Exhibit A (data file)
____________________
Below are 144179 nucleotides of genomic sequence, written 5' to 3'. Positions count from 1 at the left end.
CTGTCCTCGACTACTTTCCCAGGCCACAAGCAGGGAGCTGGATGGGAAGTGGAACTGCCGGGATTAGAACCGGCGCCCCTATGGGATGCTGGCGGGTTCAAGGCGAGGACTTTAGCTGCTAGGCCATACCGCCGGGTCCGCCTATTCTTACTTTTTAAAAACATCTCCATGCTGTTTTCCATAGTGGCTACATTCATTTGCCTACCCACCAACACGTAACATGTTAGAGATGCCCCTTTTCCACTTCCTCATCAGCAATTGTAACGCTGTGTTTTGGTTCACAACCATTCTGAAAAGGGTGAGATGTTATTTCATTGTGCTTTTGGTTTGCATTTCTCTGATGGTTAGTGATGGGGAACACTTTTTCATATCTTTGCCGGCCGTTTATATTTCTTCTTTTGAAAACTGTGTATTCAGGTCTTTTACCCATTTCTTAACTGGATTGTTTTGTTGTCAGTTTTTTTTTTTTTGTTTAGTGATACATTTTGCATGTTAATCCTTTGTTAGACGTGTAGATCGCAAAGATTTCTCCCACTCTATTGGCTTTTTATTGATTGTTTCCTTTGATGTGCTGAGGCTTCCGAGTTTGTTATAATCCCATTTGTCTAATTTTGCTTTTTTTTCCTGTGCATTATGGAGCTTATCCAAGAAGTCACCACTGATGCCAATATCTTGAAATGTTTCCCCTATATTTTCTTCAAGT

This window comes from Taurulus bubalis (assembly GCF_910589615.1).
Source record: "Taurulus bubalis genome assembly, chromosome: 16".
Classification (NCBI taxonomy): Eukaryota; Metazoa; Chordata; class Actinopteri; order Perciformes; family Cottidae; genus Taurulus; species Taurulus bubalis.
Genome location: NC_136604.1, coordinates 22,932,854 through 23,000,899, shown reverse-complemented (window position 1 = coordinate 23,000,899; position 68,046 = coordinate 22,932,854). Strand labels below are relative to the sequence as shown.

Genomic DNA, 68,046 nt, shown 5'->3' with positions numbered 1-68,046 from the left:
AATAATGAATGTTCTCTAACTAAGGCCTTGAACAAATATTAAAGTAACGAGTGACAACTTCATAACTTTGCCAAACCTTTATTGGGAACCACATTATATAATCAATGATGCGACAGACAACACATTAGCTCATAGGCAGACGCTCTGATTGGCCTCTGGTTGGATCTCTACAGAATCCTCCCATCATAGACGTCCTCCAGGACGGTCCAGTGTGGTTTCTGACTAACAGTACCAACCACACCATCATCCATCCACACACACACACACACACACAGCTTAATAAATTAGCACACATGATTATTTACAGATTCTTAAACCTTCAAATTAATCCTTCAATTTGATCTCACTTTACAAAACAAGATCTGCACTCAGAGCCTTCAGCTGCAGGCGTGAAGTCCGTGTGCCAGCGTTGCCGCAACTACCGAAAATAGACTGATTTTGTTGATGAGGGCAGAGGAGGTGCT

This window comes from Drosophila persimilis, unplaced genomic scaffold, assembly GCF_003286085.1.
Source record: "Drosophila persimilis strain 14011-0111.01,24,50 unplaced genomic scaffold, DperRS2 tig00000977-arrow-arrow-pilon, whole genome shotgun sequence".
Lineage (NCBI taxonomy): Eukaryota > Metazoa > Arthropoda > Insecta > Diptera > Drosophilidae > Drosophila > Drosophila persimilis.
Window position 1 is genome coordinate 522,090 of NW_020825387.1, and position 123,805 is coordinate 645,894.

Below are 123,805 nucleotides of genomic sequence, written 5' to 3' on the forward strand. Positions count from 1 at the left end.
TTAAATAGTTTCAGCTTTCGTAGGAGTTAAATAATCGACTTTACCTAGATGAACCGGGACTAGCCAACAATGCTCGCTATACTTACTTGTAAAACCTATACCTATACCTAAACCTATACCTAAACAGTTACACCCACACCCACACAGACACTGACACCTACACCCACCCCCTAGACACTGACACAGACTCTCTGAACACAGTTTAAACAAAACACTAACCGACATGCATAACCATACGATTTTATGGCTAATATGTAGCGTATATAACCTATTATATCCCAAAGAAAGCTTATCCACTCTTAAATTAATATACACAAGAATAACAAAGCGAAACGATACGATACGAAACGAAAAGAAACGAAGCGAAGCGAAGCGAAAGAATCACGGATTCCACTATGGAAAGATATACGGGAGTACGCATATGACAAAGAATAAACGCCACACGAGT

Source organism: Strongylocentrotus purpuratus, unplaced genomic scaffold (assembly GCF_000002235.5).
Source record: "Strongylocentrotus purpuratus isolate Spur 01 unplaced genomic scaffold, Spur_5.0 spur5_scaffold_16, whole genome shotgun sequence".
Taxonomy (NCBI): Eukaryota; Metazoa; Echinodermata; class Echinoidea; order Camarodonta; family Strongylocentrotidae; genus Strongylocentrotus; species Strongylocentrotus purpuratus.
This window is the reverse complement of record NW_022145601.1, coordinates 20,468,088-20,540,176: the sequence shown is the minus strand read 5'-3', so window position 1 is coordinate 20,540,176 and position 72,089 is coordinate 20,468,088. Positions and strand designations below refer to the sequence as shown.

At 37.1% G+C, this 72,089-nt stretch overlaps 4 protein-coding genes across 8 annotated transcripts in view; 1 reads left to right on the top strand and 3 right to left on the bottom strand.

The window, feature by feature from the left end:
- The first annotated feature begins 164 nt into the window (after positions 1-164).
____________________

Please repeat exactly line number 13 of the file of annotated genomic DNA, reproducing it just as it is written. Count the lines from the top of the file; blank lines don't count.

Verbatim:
Below are 123,805 nucleotides of genomic sequence, written 5' to 3' on the forward strand. Positions count from 1 at the left end.